Gwado Ayoker, Otto; Remijsen, Bert. (2014). PeterPaulinoTwong_songPakangMarchingSong, 2014 [sound]. University of Edinburgh. School of Philosophy, Psychology and Language Sciences. Linguistics and English Language. https://doi.org/10.7488/ds/195.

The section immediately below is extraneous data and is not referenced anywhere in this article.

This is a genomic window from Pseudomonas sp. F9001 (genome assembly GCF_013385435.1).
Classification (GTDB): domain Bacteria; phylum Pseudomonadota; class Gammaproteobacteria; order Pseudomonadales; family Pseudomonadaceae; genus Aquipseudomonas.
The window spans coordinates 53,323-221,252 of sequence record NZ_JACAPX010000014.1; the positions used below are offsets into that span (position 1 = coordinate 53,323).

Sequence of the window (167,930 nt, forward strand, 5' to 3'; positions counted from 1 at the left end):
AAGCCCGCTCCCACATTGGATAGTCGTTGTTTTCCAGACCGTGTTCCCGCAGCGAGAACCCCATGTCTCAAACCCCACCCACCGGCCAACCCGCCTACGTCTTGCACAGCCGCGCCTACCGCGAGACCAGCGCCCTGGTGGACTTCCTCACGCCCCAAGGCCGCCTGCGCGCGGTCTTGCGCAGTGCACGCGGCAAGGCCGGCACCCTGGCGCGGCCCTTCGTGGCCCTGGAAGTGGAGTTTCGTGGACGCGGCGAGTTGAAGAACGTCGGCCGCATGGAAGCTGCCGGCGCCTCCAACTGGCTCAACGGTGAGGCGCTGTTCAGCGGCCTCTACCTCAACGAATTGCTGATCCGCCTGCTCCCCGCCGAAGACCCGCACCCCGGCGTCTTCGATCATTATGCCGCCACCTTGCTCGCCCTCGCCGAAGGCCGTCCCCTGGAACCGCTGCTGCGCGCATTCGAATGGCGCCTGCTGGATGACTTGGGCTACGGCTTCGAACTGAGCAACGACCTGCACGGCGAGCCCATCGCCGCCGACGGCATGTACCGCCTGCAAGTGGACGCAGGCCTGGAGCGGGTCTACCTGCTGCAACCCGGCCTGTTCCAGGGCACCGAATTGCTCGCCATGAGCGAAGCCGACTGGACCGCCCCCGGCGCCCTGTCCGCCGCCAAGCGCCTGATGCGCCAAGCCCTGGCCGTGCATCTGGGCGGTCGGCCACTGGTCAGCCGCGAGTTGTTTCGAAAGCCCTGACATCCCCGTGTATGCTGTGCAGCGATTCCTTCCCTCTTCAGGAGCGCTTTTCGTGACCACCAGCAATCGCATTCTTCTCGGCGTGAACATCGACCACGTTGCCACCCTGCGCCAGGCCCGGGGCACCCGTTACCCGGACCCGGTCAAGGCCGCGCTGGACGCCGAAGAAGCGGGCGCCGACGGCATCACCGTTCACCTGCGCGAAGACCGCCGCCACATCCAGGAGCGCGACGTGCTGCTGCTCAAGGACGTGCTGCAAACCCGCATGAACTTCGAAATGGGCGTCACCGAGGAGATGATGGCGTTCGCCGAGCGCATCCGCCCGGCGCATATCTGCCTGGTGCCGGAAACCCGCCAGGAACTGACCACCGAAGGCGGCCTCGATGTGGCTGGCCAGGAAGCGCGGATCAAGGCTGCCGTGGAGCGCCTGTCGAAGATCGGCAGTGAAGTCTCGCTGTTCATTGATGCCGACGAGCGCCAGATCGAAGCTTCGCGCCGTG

The song at the center of this item is a Shilluk song. Marching songs are about the courage and strength of a village or a group. They are warriors’ songs that are sung when people are marching for war, or going to fight a fierce animal like a lion, elephant or leopard. People had no guns, so when an animal killed a cow, people start a war call, and everybody runs there with his shield and spears. Men from nearby villages come running. When all the people arrive, they divide themselves into smaller groups. And go to attack the animal that will be hiding in the grass. This Pakang Marching Song is about a lion that ate a cow near the village and then went away into the Forest of Abayo. Then Pakang and Obay villages decided to follow the lion. They followed its foot-prints in the ashes of the burnt grass. When they found it in Abayo Forest, the fighting began; the lion wounded many people from the two villages, but they killed it. Pakang and its neighbour Obay, were enemies, but they went together to fight with the lion. So, the composer called the two villages "Ágag" crow that ate the lion. And nobody will separate them after that war with the lion. True, Pakang and Obay remained friends since that time; 1917 which was the first year of King Gwang in power.
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